Nicole Aucoin (16:26):
I love that. And when we talk about one step at a time at Healthy Steps Nutrition, we really focus on not overwhelming our clients with too much information. Let’s just focus on one thing. It doesn’t mean going from four hours of sleep a night to eight hours of sleep. Do it incrementally. Try to just add 30 minutes at the beginning and the end of when you go to sleep so that you can slowly work up to those seven to eight hours. And most people don’t even know how they’re intended to feel, right? You might not even realize how great you’re supposed to feel because you’re so used to sleeping four hours.
Nicole Aucoin (17:00):
And if you are truly committed to making the healthiest version of yourself, these other factors all play a role in you achieving the goals that you want to achieve. Performance goals. Sleep is so important for recovery and performance, as well as achieving a healthy weight. You have to be able to sleep enough so that your body can reset those hormones, your cortisol levels go down, adrenalin levels, leptin levels, all these hormones that affect how satisfied and how hungry you are throughout the day.
Ashley Osterman (17:32):
It really involves everything. Talking about stress management, talking about your performance, talking about your nutrition choices. It’s just so important to really take into consideration all of the factors, looking holistically at our health and wellness.
Nicole Aucoin (17:46):
Awesome. Well, next up, we are talking about exercise, which my favorite topic, because they go hand in hand with nutrition to help people achieve whatever goal they’re looking to achieve. So tune in for our next episode on exercise.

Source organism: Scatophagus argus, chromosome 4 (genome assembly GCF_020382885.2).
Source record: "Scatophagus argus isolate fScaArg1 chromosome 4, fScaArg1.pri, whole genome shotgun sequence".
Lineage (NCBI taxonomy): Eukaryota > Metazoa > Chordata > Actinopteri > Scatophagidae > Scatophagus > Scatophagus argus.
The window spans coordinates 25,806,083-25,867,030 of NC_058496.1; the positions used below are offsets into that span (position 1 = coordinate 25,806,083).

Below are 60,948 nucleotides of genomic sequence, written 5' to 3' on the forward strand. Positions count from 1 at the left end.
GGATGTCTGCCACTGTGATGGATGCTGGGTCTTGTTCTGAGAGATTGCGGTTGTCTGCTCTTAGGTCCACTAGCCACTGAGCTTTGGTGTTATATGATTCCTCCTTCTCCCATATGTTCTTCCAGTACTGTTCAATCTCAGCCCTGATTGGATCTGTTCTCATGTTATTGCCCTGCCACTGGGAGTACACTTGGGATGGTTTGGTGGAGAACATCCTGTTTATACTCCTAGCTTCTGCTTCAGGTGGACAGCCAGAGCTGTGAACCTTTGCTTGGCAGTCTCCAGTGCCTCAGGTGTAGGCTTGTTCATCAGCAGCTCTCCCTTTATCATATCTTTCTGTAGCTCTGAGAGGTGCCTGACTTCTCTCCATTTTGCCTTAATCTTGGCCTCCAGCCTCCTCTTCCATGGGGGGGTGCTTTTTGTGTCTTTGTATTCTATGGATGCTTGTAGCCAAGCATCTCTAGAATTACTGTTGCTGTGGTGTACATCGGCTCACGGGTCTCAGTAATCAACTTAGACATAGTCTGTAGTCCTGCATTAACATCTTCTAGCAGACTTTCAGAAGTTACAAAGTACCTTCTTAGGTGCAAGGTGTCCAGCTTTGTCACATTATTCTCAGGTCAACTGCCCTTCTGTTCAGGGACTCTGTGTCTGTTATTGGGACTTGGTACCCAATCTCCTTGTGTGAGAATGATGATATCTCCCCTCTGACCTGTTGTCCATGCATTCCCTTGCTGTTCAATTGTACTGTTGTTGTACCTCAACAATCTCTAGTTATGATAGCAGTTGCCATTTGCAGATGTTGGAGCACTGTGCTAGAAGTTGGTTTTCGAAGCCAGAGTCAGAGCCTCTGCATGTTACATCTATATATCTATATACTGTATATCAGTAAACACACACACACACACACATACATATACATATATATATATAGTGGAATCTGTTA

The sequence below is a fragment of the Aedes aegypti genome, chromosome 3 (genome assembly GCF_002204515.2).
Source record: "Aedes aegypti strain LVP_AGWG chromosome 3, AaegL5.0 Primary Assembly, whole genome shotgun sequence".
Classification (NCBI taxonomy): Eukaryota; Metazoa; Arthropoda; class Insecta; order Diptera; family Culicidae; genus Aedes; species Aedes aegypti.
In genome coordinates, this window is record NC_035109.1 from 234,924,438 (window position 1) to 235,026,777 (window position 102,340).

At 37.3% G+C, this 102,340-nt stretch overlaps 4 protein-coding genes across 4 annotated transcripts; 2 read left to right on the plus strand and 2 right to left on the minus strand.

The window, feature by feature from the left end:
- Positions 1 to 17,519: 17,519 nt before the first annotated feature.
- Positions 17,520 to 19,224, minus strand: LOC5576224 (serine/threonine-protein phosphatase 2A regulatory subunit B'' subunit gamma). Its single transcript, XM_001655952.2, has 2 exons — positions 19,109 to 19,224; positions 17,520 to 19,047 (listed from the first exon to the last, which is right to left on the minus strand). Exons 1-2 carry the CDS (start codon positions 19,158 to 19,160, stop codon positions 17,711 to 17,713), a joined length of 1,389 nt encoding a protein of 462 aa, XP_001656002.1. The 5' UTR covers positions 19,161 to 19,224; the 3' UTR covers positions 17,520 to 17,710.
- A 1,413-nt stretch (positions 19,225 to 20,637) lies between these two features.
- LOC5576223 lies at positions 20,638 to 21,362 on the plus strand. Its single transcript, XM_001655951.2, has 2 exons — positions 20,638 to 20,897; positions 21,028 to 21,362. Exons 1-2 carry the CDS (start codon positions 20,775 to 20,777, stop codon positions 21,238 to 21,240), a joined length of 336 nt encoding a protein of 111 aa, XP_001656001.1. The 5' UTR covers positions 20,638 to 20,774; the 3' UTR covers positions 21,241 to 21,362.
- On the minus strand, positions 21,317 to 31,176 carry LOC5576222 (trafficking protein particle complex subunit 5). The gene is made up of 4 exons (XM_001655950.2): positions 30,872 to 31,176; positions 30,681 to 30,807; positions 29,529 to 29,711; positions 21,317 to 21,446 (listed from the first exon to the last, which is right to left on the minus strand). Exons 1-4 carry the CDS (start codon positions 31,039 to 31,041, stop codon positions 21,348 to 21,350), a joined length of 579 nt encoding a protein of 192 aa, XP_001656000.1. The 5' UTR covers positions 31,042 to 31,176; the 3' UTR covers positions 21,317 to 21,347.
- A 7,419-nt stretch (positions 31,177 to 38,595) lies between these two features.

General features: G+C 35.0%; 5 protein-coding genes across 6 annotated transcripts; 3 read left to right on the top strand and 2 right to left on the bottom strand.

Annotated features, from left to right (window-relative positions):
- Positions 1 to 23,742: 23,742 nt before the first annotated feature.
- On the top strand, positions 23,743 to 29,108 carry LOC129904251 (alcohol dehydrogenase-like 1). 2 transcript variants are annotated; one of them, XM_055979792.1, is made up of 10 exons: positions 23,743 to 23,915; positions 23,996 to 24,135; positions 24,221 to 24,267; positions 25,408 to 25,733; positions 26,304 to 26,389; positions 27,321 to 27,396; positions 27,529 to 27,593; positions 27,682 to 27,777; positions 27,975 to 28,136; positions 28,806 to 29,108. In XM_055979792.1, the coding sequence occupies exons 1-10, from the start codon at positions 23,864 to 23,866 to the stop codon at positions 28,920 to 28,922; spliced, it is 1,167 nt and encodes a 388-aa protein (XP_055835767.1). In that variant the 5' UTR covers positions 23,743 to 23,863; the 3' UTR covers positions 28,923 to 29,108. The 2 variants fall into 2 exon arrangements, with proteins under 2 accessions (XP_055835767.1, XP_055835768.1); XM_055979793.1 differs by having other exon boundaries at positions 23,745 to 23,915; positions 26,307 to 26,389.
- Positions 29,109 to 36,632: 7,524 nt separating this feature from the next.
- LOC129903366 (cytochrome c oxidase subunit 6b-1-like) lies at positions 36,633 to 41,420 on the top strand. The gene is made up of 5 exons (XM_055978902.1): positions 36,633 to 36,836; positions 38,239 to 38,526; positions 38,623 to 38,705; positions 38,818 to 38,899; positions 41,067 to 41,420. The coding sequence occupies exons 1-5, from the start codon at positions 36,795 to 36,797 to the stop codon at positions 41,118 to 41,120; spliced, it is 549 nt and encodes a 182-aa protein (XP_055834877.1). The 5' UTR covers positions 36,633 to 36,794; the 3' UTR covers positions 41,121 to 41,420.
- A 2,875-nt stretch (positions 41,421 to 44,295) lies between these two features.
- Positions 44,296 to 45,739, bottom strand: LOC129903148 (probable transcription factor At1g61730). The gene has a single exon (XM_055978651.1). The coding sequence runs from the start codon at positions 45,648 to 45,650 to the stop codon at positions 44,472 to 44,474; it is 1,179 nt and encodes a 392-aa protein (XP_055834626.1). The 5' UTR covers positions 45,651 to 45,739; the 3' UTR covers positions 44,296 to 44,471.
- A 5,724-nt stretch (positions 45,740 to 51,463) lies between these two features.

Nicole Aucoin (18:04):
How would you rate your sleep? Do you notice that what you are eating is affecting your sleep? When you are mindful, I bet you will notice some patterns. It became even more apparent to us when we’re doing that continuous glucose monitoring experiment, what you eat impacts your sleep, which impacts your body’s recovery time and your immune health. Your action today is to pick one tip that Ashley and I discussed to help you create healthy sleep habits. Maybe you darken your room, establish a wind down routine. Maybe it is putting your phone away and limiting electronics and screen time. There are so many things that you could do, but you just need to pick the one that’s going to work for you.
Nicole Aucoin (18:48):
Tomorrow we are talking all about exercise. Exercise increases your metabolic health, helps you manage stress, improve sleep, mood and so much more. Make sure you check out tomorrow’s episode on exercise. But before we go, are you loving this podcast? Our mission at Healthy Steps Nutrition is to empower 4,000 people in the month of January to ditch the all or nothing mentality and take control of their health one step at a time by listening to this podcast. Please share it with someone who you think could use this great help. And don’t forget to subscribe and leave us a review. Thanks. See you tomorrow.